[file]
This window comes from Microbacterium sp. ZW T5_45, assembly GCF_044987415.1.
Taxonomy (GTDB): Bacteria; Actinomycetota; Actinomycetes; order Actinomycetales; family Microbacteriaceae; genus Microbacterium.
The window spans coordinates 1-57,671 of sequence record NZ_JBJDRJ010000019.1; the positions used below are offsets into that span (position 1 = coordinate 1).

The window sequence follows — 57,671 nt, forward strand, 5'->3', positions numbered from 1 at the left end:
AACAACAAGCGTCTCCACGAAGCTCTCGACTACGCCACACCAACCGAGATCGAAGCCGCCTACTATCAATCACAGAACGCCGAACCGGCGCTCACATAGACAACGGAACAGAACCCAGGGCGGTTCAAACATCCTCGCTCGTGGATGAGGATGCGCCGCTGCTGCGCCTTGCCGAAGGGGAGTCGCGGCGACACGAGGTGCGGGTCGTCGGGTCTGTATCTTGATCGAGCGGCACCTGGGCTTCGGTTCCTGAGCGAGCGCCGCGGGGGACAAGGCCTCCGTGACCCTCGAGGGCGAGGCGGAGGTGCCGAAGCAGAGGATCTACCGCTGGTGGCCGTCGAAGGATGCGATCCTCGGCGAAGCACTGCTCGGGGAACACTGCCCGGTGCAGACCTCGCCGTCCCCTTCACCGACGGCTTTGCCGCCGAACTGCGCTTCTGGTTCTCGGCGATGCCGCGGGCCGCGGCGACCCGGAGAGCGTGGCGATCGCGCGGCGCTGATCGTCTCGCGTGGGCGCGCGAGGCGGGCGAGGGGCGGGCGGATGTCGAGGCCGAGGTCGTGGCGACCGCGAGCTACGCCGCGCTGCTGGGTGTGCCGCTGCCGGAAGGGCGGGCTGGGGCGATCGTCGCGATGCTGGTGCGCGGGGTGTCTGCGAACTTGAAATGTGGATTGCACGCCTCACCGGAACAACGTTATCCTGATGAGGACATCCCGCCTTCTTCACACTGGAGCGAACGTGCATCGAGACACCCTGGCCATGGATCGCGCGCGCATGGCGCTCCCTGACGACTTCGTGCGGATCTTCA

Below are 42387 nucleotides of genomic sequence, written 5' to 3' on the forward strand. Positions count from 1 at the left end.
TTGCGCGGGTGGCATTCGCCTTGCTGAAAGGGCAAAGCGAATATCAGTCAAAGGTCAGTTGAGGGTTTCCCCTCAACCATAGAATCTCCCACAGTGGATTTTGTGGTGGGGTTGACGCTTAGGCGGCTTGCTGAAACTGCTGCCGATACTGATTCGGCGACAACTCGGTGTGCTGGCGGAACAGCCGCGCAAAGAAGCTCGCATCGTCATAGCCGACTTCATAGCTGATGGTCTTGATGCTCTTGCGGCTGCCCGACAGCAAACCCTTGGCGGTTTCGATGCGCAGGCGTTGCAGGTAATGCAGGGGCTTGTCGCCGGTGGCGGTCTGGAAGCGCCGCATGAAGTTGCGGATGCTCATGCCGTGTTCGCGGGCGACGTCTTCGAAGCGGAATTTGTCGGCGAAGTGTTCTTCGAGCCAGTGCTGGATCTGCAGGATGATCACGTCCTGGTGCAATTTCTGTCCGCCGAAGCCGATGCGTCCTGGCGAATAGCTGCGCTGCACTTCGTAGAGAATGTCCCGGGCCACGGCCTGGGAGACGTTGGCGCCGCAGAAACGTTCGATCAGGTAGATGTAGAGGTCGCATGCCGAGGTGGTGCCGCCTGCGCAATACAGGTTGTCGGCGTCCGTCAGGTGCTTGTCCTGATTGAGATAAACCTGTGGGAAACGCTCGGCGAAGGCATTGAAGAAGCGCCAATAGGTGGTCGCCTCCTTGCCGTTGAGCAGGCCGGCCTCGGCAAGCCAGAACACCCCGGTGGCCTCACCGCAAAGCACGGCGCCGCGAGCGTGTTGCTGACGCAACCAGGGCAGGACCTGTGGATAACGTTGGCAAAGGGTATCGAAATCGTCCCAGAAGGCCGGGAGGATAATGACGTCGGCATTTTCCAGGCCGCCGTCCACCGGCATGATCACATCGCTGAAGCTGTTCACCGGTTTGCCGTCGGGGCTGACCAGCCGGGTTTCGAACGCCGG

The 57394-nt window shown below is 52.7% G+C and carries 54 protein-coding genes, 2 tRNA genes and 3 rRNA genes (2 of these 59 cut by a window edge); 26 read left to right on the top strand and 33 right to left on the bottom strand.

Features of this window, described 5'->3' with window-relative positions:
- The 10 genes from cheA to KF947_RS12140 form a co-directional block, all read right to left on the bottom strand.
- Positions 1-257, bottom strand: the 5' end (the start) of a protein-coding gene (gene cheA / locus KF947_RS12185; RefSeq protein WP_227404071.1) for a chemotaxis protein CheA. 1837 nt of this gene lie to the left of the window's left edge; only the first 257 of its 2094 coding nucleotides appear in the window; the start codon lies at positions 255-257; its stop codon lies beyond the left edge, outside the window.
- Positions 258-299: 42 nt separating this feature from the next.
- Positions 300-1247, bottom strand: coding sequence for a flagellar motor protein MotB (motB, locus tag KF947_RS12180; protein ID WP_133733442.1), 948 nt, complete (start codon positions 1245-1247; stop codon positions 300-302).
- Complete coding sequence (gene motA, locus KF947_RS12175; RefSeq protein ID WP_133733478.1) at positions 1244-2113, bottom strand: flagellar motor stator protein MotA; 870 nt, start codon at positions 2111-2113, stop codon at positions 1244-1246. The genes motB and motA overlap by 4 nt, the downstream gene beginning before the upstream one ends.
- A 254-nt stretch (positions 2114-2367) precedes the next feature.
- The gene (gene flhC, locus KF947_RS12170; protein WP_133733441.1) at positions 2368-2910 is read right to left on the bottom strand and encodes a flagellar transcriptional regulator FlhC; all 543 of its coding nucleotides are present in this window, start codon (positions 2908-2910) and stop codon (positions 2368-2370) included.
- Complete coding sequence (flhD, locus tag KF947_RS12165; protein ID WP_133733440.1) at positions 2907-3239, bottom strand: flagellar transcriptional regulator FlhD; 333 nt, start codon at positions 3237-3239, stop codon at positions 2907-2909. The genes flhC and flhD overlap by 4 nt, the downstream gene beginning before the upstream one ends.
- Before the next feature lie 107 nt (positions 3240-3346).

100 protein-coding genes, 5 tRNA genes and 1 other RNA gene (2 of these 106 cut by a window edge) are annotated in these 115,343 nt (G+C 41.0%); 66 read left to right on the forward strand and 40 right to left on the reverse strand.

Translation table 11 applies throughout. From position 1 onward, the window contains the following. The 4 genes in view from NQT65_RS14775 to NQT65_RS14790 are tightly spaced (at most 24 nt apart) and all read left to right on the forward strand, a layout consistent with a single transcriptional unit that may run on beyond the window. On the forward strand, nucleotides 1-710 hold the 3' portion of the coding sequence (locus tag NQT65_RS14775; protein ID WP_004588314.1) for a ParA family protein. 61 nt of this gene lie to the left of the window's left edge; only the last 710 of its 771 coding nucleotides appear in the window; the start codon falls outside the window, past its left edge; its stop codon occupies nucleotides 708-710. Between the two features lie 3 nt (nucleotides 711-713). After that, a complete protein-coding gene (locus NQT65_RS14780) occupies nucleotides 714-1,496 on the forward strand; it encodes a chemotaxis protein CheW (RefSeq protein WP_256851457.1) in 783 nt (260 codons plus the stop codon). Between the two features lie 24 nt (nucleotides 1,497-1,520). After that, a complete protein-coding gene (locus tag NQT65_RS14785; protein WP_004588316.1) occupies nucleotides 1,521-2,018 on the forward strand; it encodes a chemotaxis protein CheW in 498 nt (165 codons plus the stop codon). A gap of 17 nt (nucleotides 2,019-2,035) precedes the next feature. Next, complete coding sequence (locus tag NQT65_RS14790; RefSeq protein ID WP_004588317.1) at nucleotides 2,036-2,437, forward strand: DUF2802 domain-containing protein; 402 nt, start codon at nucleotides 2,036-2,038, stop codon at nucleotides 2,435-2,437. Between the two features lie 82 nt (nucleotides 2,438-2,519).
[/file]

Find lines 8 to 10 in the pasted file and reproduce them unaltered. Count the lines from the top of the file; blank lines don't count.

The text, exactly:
The 57394-nt window shown below is 52.7% G+C and carries 54 protein-coding genes, 2 tRNA genes and 3 rRNA genes (2 of these 59 cut by a window edge); 26 read left to right on the top strand and 33 right to left on the bottom strand.

Features of this window, described 5'->3' with window-relative positions:
- The 10 genes from cheA to KF947_RS12140 form a co-directional block, all read right to left on the bottom strand.